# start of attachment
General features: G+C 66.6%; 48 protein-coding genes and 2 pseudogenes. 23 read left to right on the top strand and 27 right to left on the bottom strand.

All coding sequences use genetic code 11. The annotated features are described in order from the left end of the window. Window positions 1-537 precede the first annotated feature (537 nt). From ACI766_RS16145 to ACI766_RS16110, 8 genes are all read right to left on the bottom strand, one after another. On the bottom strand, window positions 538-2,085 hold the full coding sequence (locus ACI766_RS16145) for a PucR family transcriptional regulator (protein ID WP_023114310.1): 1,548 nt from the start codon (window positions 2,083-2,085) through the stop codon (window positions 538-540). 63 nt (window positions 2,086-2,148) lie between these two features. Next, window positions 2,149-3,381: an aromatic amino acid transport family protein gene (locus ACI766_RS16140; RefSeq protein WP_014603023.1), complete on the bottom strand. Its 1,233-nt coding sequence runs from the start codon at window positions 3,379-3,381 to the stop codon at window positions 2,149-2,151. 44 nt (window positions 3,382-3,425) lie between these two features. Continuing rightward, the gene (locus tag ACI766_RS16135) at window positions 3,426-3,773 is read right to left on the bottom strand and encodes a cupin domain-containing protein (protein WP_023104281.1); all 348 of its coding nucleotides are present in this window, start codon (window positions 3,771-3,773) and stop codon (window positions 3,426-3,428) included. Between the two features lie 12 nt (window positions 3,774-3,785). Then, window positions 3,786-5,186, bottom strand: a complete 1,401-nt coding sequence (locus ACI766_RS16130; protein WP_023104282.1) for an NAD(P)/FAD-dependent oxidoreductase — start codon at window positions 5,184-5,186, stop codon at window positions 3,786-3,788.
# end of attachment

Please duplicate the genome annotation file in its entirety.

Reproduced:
General features: G+C 66.6%; 48 protein-coding genes and 2 pseudogenes. 23 read left to right on the top strand and 27 right to left on the bottom strand.

All coding sequences use genetic code 11. The annotated features are described in order from the left end of the window. Window positions 1-537 precede the first annotated feature (537 nt). From ACI766_RS16145 to ACI766_RS16110, 8 genes are all read right to left on the bottom strand, one after another. On the bottom strand, window positions 538-2,085 hold the full coding sequence (locus ACI766_RS16145) for a PucR family transcriptional regulator (protein ID WP_023114310.1): 1,548 nt from the start codon (window positions 2,083-2,085) through the stop codon (window positions 538-540). 63 nt (window positions 2,086-2,148) lie between these two features. Next, window positions 2,149-3,381: an aromatic amino acid transport family protein gene (locus ACI766_RS16140; RefSeq protein WP_014603023.1), complete on the bottom strand. Its 1,233-nt coding sequence runs from the start codon at window positions 3,379-3,381 to the stop codon at window positions 2,149-2,151. 44 nt (window positions 3,382-3,425) lie between these two features. Continuing rightward, the gene (locus tag ACI766_RS16135) at window positions 3,426-3,773 is read right to left on the bottom strand and encodes a cupin domain-containing protein (protein WP_023104281.1); all 348 of its coding nucleotides are present in this window, start codon (window positions 3,771-3,773) and stop codon (window positions 3,426-3,428) included. Between the two features lie 12 nt (window positions 3,774-3,785). Then, window positions 3,786-5,186, bottom strand: a complete 1,401-nt coding sequence (locus ACI766_RS16130; protein WP_023104282.1) for an NAD(P)/FAD-dependent oxidoreductase — start codon at window positions 5,184-5,186, stop codon at window positions 3,786-3,788.